« Last post by loki13 on August 18, 2016, 06:32:44 AM »
Not true, MANY have majors as options, and without question concentrations on the rest, and different quality of clinics for options (if any at all in those specific areas)
Many law schools have "majors" as options? Really?
So, when I'm on the hiring committee, and someone tells me that they received a JD with a major in corporate law* ... do you think I'm going to laugh, or just toss the applicant's file?
So, moving on from that foolishness (you get a Doctorate in Jurisprudence, not a Bachelor of Science/Arts with a major), let's address your other incorrect points.
Do schools offer concentrations / certificates / gold stars? Of course they do! After all, they need things to put in brochures for impressionable 0Ls. You know, the kind that think, "I wanna be an international lawyer!" Allow me to rank the value of these concentrations / certificates / gold stars in the real world (assuming you haven't been practicing for a while, in which case, who cares what you did in school?)-
1. Class Rank/School.
2. Law review/ Moot court.
3. Trial Team
4. Jobs / Positions taken during 1L and 2L summers
5. RA to Professor, other academic work.
6. Secondary journal.
7. Cool facts about the person, like their middle name.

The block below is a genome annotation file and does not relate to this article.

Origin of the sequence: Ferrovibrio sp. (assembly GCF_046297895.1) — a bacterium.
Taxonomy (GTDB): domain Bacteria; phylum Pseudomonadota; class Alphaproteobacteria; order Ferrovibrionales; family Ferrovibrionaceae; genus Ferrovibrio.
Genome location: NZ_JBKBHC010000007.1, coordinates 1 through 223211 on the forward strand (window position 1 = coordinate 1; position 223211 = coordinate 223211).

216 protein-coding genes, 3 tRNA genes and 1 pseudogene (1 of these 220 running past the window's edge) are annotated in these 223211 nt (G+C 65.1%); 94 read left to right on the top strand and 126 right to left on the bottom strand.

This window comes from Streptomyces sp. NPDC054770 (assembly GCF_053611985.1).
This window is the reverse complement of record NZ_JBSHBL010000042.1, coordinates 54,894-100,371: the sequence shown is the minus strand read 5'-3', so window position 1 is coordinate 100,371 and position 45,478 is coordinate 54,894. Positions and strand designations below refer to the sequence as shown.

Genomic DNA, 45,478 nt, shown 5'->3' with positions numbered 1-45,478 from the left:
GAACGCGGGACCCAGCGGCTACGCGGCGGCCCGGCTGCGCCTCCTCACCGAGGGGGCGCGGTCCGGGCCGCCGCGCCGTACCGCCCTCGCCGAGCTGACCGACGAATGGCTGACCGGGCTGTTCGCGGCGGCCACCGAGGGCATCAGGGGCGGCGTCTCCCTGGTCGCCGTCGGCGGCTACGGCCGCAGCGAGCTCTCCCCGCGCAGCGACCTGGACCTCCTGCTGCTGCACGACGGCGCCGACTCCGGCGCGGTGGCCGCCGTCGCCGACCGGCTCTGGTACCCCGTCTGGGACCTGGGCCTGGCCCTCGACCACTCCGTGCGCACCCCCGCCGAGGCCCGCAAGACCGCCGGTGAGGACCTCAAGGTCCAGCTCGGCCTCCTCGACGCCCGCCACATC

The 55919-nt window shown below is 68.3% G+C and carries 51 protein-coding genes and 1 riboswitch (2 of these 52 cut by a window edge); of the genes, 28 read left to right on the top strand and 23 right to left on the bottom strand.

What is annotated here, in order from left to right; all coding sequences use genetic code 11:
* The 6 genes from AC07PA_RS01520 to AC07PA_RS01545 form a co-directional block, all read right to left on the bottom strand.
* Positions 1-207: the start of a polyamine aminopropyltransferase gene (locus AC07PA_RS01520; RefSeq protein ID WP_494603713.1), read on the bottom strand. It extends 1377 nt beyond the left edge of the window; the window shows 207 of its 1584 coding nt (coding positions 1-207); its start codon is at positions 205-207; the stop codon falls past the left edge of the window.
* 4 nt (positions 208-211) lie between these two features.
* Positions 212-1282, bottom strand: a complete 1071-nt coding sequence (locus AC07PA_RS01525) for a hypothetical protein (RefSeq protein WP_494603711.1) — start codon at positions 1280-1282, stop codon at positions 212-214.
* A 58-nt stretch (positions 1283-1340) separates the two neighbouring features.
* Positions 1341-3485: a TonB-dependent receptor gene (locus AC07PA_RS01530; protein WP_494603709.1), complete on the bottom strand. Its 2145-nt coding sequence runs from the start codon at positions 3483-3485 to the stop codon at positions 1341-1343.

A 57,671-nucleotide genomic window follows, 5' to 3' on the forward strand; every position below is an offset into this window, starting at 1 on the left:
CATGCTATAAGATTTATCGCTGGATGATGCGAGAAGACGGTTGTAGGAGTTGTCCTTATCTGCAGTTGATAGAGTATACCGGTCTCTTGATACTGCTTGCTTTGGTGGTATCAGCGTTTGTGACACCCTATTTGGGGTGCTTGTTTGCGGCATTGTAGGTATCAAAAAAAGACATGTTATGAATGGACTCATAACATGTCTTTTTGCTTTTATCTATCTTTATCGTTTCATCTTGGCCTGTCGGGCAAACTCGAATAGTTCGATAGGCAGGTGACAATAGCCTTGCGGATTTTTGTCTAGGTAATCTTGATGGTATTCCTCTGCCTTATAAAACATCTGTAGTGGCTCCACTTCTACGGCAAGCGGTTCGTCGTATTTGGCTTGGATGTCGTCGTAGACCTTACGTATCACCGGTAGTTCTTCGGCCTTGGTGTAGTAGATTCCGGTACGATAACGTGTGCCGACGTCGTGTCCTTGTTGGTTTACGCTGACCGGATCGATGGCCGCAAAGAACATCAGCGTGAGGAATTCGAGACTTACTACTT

I kid, but only slightly. Because these "certificates" and "concentrations" have no more validity than what the school says they have. They are just another thing to on your resume - nothing more, nothing less. And they are almost all a big joke.
Do some schools have better clinics? Sure. Can I think of a school that doesn't offer clinics in criminal law? No. Is this something that someone will easily find out, as opposed to every single school saying they offer "amazing clinics, with hand-on ability to work with actual clients and practitioners!" Nope. Isn't it true that only a small percentage of the student body will usually take advantage of the amazing opportunities, while the vast majority won't- yep (and can you blame some of them- if you're going into transaction work, why the heck do you need a litigation clinic)?
Finally, let's look at the request. Even assuming you weren't wrong (which is difficult, but we're analyzing a hypothetical here), the specific question was directed toward criminal law and child advocacy law. Now, I respect people that can practice in those fields. And while "child advocacy law" is somewhat ill-defined for purposes of the question, family law and criminal law as fields are the two easiest areas to break into, if that's what someone would like to do. I'm not saying that all areas of each are equally easy to get into- the difference between federal prosecution and state public defense is ... not small.
Anyway, to sum up- please don't believe the crud law schools are shoveling at you.
*Except someone with that lack of knowledge wouldn't say corporate law, they'd say M&A, because of course they would.